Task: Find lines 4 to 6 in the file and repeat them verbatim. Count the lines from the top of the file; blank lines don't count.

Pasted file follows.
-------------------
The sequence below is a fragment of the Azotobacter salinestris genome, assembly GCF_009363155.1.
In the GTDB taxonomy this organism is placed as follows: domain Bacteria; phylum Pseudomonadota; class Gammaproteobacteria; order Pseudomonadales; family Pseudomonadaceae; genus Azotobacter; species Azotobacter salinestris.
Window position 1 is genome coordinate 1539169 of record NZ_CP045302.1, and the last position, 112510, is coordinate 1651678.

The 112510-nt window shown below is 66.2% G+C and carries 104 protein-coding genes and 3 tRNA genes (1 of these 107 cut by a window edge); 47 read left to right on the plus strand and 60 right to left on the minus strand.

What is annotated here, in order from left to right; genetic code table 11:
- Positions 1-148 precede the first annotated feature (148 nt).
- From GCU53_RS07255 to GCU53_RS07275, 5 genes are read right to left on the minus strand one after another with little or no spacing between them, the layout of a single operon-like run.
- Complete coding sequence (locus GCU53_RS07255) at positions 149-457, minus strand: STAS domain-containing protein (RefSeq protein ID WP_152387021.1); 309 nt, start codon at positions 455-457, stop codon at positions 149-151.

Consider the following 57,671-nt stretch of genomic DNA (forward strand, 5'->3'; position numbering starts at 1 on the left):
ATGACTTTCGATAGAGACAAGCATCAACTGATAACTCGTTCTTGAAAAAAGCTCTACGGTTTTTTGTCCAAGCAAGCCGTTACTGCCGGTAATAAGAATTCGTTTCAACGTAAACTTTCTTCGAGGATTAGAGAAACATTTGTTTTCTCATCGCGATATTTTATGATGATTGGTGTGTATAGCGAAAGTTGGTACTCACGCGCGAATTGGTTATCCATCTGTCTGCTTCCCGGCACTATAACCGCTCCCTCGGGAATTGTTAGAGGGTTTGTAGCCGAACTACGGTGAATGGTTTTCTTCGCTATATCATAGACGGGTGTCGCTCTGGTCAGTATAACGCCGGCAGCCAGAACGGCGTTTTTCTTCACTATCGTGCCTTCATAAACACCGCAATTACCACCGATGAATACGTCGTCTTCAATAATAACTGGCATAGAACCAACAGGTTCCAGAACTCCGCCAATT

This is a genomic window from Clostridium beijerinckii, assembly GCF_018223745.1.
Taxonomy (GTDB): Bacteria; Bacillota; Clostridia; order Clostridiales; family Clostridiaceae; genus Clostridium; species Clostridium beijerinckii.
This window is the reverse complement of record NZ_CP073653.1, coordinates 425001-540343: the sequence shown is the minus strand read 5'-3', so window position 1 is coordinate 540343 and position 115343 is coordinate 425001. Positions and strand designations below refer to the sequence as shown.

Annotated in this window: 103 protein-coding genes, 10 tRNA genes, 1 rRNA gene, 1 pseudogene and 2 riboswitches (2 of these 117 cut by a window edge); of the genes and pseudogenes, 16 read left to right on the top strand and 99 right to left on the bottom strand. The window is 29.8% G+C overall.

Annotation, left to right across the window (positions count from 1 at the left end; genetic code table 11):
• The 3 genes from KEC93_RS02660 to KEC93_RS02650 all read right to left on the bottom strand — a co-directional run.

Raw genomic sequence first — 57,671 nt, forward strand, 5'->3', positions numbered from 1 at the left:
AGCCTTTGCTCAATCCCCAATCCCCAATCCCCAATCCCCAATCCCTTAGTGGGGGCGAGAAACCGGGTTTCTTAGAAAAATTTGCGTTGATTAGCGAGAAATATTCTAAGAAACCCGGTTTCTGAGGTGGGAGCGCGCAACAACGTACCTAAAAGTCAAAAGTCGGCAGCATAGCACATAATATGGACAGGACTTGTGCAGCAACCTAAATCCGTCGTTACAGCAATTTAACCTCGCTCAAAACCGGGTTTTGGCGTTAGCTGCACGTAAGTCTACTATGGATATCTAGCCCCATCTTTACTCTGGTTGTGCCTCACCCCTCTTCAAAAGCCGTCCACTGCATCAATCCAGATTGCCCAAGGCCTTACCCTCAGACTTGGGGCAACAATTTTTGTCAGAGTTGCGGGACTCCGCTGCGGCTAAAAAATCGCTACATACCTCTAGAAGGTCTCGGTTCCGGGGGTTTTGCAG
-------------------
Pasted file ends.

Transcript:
The 112510-nt window shown below is 66.2% G+C and carries 104 protein-coding genes and 3 tRNA genes (1 of these 107 cut by a window edge); 47 read left to right on the plus strand and 60 right to left on the minus strand.

What is annotated here, in order from left to right; genetic code table 11:
- Positions 1-148 precede the first annotated feature (148 nt).